overture

[oh-ver-cher, -choo r]
See more synonyms for overture on Thesaurus.com
noun
  1. an opening or initiating move toward negotiations, a new relationship, an agreement, etc.; a formal or informal proposal or offer: overtures of peace; a shy man who rarely made overtures of friendship.
  2. Music.
    1. an orchestral composition forming the prelude or introduction to an opera, oratorio, etc.
    2. an independent piece of similar character.
  3. an introductory part, as of a poem; prelude; prologue.
  4. (in Presbyterian churches)
    1. the action of an ecclesiastical court in submitting a question or proposal to presbyteries.
    2. the proposal or question so submitted.
verb (used with object), o·ver·tured, o·ver·tur·ing.
  1. to submit as an overture or proposal: to overture conditions for a ceasefire.
  2. to make an overture or proposal to: to overture one's adversary through a neutral party.

Origin of overture

1300–50; Middle English < Old French; see overt, -ure; doublet of aperture

Synonyms for overture

See more synonyms for on Thesaurus.com
1. See proposal.
Dictionary.com Unabridged Based on the Random House Unabridged Dictionary, © Random House, Inc. 2018


Examples from the Web for overture

Contemporary Examples of overture

Historical Examples of overture

  • It was the overture to this work which caused so much difficulty to Corelli.

    Handel

    Edward J. Dent

  • But it was only the beginning of the overture, and she sat down laughing.

    The Christian

    Hall Caine

  • Arlt's overture was to have its first hearing, the week before Thanksgiving.

    The Dominant Strain

    Anna Chapin Ray

  • They were in their places just a few moments before the overture was played.

    Victor's Triumph

    Mrs. E. D. E. N. Southworth

  • He has nothing but the piano concerto, an overture he wrote in Germany, and some songs.

    Melomaniacs

    James Huneker


British Dictionary definitions for overture

overture

noun
  1. music
    1. a piece of orchestral music containing contrasting sections that is played at the beginning of an opera or oratorio, often containing the main musical themes of the work
    2. a similar piece preceding the performance of a play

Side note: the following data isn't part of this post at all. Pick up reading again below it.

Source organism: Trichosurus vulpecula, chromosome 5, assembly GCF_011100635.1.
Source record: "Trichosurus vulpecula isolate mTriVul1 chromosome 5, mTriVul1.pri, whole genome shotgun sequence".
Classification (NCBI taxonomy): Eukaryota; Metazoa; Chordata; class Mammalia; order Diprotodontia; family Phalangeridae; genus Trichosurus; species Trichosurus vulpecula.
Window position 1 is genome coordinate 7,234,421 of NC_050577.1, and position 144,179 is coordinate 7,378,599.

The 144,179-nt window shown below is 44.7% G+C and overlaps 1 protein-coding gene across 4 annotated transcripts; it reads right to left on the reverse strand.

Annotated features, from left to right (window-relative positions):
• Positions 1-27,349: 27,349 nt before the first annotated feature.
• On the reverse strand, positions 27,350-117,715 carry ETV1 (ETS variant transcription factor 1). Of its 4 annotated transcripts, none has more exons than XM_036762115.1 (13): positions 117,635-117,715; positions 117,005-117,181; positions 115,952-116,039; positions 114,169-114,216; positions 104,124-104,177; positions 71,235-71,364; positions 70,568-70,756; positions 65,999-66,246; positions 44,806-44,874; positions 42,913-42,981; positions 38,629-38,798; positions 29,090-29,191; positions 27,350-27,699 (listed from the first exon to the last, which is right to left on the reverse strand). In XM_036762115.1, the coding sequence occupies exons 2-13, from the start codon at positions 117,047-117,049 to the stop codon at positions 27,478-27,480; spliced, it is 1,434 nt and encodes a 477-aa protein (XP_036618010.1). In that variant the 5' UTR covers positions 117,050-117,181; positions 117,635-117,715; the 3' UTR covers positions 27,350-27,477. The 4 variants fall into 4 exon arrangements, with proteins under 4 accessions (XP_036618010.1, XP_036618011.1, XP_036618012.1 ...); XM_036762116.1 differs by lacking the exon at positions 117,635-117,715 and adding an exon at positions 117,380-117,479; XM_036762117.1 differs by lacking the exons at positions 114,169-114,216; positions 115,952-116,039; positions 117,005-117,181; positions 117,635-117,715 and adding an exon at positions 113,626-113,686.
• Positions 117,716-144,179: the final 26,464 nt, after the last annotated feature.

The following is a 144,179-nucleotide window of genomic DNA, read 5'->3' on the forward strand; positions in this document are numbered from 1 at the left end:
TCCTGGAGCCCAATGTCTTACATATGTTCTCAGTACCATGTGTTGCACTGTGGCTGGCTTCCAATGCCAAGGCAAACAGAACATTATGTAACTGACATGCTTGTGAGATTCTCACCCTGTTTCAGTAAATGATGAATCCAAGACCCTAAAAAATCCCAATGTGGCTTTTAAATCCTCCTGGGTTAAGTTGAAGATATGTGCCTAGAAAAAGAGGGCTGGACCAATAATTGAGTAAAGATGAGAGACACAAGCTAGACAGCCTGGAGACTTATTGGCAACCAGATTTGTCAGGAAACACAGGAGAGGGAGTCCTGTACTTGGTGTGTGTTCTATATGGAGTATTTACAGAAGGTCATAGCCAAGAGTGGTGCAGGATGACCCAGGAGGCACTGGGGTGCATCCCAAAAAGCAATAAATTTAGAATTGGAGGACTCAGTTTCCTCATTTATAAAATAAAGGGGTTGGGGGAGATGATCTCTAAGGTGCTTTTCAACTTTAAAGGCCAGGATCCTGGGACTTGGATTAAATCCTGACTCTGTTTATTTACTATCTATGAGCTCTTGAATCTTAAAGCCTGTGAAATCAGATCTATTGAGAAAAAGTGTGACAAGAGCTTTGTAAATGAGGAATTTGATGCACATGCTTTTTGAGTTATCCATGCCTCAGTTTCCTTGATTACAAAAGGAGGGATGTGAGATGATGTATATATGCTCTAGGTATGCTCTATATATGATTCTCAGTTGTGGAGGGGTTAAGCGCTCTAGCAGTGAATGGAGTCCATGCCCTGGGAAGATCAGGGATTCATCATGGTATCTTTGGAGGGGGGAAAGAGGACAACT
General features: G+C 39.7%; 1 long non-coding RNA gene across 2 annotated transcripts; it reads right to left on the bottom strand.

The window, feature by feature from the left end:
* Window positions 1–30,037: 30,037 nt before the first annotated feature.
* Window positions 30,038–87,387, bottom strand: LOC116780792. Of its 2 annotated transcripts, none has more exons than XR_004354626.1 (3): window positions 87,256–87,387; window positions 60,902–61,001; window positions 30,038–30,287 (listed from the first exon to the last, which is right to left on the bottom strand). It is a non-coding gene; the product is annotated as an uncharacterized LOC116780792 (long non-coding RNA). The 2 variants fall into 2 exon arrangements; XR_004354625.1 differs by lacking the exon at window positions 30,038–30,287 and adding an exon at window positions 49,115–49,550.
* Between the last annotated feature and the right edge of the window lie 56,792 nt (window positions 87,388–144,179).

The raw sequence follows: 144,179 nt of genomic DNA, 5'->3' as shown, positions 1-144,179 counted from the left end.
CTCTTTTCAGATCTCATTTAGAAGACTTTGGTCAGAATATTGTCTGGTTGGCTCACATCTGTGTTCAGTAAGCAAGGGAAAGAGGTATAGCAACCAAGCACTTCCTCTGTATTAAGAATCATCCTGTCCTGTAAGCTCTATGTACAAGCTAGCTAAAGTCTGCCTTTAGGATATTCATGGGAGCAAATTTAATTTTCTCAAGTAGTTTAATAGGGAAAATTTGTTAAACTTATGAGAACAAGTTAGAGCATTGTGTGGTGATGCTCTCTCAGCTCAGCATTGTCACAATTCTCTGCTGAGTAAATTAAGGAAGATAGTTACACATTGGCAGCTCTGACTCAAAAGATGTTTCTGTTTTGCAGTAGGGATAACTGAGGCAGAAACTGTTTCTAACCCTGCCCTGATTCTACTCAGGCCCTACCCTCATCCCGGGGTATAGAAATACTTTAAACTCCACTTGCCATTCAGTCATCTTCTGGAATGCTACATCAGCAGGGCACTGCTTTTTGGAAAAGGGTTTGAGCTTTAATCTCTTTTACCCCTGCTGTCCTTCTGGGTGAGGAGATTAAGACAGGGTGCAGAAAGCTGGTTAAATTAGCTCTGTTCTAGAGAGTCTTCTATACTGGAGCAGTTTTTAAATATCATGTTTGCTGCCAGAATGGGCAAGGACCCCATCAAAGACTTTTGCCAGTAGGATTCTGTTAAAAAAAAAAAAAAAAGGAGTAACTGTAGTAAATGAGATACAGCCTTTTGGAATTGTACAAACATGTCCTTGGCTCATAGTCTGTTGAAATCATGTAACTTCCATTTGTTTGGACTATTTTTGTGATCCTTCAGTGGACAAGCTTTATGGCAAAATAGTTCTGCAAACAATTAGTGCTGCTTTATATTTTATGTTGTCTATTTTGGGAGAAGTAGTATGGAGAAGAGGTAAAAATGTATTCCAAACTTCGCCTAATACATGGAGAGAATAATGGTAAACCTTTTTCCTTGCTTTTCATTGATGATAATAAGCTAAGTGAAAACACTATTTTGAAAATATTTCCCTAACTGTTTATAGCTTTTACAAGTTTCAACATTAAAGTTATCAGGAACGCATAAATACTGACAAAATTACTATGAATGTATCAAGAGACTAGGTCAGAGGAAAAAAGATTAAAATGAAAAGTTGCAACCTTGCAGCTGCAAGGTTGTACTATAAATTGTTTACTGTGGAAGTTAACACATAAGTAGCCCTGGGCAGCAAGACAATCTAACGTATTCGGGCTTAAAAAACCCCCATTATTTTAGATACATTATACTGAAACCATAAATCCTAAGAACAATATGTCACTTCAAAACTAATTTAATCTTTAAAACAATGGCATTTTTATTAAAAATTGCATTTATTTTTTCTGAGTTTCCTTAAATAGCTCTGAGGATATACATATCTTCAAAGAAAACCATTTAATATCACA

3. Also called: concert overturea one-movement orchestral piece, usually having a descriptive or evocative title
    4. a short piece in three movements (French overture or Italian overture) common in the 17th and 18th centuries
  2. (often plural) a proposal, act, or gesture initiating a relationship, negotiation, etc
  3. something that introduces what follows
verb (tr)
  1. to make or present an overture to
  2. to introduce with an overture

Word Origin for overture

C14: via Old French, from Late Latin apertūra opening, from Latin aperīre to open; see overt
Collins English Dictionary - Complete & Unabridged 2012 Digital Edition © William Collins Sons & Co. Ltd. 1979, 1986 © HarperCollins Publishers 1998, 2000, 2003, 2005, 2006, 2007, 2009, 2012

Word Origin and History for overture
n.

mid-13c., "opening, aperture;" early 15c. as "an introductory proposal," from Old French overture "opening; proposal" (Modern French ouverture), from Latin apertura "opening," from aperire "to open, uncover" (see overt). Orchestral sense first recorded in English 1660s.

Online Etymology Dictionary, © 2010 Douglas Harper

overture in Culture

overture

A piece of music for instruments alone, written as an introduction to a longer work, such as an opera, an oratorio, or a musical comedy.

The New Dictionary of Cultural Literacy, Third Edition Copyright © 2005 by Houghton Mifflin Harcourt Publishing Company. Published by Houghton Mifflin Harcourt Publishing Company. All rights reserved.